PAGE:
© 2003

Joan of Arc and Spirituality

  • Editors
  • Ann W. Astell
  • Bonnie Wheeler

Part of the The New Middle Ages book series (TNMA)

Table of contents

  1. Front Matter
    Pages i-vii
  2. Joan of Arc and Spirituality

    1. Ann W. Astell, Bonnie Wheeler
      Pages 1-5
  3. Joan’s Own Spirituality

  4. Clerical Perceptions Of Joan’s Spirituality in Her Own Time

    1. Front Matter
      Pages 127-127
    2. George H. Tavard
      Pages 129-146
    3. Brian Patrick McGuire
      Pages 183-192
  5. Joan’s Secular Contemporaries

  6. Joan as Model

About this book


Joan of Arc is an unusual saint. Canonized in 1920 as a virgin, she died in 1431 as a condemned heretic. Uneducated, militant, and youthful, she obeyed 'Voices' that counselled her to pursue an unprecedented vocation. The various trial records provide a wealth of evidence about how Joan and others understood her spiritual life. This collection explores multiple facets of Joan's prayerful life. Two-thirds of the essays focus on Joan in her own time; the later chapters study Joan's formative influence upon modern women. Taken together, these essays offer new perspectives on the heroism of Joan's original way of sanctity.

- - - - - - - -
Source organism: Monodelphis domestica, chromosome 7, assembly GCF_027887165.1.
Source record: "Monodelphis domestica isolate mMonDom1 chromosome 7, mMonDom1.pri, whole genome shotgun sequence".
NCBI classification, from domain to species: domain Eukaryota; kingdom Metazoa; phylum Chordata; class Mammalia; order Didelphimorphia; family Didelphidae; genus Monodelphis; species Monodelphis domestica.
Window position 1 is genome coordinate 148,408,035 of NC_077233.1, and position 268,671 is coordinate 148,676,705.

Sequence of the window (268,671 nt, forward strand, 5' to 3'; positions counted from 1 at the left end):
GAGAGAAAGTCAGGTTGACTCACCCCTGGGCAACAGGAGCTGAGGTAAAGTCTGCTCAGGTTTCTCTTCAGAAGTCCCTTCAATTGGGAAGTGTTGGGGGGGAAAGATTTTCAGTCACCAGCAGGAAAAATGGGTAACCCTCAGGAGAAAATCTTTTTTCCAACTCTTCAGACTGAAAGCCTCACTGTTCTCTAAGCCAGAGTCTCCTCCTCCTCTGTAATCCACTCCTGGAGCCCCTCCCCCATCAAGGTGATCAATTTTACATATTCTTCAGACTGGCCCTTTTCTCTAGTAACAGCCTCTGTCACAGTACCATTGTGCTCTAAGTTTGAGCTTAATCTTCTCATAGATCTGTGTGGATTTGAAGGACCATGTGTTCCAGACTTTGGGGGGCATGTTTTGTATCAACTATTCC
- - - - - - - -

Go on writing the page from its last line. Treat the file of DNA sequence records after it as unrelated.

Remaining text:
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About the authors

Bonnie Wheeler teaches at Southern Methodist University, USA where she directs the Medieval Studies Program. She has edited and co-edited fourteen books, among them Listening to Heloise and Heloise and the Paraclete (forthcoming). She was founding editor of the journal Arthuriana and is series editor for two Palgrave Macmillan book series, The New Middle Ages and Arthurian and Courtly Cultures.

Bibliographic information